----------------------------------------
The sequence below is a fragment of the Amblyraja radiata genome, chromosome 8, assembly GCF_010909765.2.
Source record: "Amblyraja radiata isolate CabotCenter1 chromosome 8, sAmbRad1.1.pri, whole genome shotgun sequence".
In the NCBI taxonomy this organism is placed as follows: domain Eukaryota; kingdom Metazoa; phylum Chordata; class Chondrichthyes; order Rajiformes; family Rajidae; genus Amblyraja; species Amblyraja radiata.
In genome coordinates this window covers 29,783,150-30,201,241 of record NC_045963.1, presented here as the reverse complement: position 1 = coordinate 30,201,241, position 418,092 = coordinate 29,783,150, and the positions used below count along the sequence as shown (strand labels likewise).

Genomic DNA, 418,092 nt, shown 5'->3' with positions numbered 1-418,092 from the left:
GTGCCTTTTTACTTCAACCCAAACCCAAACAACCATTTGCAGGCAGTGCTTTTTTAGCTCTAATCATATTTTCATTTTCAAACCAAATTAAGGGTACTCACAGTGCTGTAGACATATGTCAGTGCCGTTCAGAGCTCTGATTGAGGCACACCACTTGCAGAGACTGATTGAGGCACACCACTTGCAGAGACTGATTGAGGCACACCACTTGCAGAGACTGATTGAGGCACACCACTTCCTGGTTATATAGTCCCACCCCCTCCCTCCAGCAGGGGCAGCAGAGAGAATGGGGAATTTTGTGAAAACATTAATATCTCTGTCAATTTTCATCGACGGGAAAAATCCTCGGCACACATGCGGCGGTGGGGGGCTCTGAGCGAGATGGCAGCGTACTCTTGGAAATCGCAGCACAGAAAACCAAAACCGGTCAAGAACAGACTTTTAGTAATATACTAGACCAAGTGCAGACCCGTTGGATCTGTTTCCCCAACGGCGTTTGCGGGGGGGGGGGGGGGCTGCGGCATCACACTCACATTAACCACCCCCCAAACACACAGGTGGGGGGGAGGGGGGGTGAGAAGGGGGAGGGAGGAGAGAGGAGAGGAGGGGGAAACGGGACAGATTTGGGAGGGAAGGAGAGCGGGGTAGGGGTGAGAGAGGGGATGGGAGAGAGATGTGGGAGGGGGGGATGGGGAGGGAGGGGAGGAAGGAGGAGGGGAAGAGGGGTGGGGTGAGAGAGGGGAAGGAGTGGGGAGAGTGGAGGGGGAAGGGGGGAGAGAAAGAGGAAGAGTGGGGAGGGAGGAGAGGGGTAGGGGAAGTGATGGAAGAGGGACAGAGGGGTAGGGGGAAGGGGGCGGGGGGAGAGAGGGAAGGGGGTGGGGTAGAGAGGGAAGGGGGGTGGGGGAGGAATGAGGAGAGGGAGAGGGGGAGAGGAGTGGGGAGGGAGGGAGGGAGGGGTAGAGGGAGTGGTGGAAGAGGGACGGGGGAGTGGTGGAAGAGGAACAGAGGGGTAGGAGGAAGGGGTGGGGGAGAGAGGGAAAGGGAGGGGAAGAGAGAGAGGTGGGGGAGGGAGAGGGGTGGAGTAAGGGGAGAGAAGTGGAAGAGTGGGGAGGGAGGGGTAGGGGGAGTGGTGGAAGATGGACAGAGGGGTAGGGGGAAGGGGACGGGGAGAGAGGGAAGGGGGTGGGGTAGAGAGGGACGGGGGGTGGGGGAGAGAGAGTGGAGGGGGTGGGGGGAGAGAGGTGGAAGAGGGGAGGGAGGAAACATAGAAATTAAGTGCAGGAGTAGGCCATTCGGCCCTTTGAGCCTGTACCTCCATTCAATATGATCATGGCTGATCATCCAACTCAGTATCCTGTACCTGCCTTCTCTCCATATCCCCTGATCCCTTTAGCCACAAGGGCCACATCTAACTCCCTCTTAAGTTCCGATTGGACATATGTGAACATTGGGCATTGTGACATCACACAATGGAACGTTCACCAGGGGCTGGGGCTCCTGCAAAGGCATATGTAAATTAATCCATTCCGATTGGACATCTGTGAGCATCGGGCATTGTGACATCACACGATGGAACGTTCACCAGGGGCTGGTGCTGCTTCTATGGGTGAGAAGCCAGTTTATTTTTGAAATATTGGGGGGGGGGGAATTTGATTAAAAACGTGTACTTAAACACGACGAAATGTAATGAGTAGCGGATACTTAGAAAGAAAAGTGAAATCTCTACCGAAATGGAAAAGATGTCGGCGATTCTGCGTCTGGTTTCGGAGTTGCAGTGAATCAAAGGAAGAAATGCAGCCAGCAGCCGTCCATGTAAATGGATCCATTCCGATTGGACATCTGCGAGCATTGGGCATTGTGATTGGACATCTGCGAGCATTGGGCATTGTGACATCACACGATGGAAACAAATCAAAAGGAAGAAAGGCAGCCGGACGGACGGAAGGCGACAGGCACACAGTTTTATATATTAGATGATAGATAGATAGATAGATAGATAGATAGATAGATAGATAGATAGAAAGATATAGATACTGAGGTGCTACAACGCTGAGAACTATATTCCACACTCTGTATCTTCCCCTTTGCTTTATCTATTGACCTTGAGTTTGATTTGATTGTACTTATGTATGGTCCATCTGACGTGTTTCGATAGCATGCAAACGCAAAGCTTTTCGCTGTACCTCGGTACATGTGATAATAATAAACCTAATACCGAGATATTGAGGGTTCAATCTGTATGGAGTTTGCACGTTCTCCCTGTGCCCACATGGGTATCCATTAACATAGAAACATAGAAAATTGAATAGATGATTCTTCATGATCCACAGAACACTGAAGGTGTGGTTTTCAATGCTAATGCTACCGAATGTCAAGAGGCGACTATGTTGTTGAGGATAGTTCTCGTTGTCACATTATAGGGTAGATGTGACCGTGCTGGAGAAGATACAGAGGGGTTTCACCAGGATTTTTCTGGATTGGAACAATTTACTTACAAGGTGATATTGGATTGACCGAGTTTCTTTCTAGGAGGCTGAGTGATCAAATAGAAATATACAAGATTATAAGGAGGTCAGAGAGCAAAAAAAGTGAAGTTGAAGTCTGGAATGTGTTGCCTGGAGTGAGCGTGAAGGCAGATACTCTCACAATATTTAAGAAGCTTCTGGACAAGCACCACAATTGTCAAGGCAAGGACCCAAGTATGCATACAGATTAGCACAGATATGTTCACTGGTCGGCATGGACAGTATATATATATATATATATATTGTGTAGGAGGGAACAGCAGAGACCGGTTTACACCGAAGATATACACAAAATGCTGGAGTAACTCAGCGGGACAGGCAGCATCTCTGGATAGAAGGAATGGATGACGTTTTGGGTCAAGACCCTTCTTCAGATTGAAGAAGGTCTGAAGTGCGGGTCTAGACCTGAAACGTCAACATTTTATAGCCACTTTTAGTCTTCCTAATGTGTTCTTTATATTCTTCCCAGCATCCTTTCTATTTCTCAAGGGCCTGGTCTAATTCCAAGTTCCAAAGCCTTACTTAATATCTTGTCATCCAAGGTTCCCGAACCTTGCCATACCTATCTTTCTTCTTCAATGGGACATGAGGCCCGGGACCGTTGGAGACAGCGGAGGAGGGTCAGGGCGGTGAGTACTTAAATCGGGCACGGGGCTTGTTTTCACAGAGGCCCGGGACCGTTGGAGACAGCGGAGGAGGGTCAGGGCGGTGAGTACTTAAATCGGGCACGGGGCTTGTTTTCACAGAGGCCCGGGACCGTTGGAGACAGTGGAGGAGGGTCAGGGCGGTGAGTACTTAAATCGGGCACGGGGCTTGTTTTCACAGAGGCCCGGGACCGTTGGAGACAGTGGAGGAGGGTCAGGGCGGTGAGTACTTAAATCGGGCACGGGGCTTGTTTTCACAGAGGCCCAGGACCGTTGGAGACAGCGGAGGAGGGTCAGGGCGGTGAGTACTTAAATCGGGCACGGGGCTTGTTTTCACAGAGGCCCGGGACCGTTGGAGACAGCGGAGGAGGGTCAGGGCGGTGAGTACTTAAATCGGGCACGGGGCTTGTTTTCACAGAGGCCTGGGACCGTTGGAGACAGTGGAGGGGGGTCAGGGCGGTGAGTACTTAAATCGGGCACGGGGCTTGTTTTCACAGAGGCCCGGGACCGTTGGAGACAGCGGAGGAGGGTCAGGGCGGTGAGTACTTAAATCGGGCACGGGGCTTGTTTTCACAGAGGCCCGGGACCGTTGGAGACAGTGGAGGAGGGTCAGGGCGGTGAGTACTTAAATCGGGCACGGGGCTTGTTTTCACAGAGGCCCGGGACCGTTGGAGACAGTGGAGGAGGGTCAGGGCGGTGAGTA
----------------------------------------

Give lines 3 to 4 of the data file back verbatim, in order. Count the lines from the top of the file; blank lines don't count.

In the NCBI taxonomy this organism is placed as follows: domain Eukaryota; kingdom Metazoa; phylum Chordata; class Chondrichthyes; order Rajiformes; family Rajidae; genus Amblyraja; species Amblyraja radiata.
In genome coordinates this window covers 29,783,150-30,201,241 of record NC_045963.1, presented here as the reverse complement: position 1 = coordinate 30,201,241, position 418,092 = coordinate 29,783,150, and the positions used below count along the sequence as shown (strand labels likewise).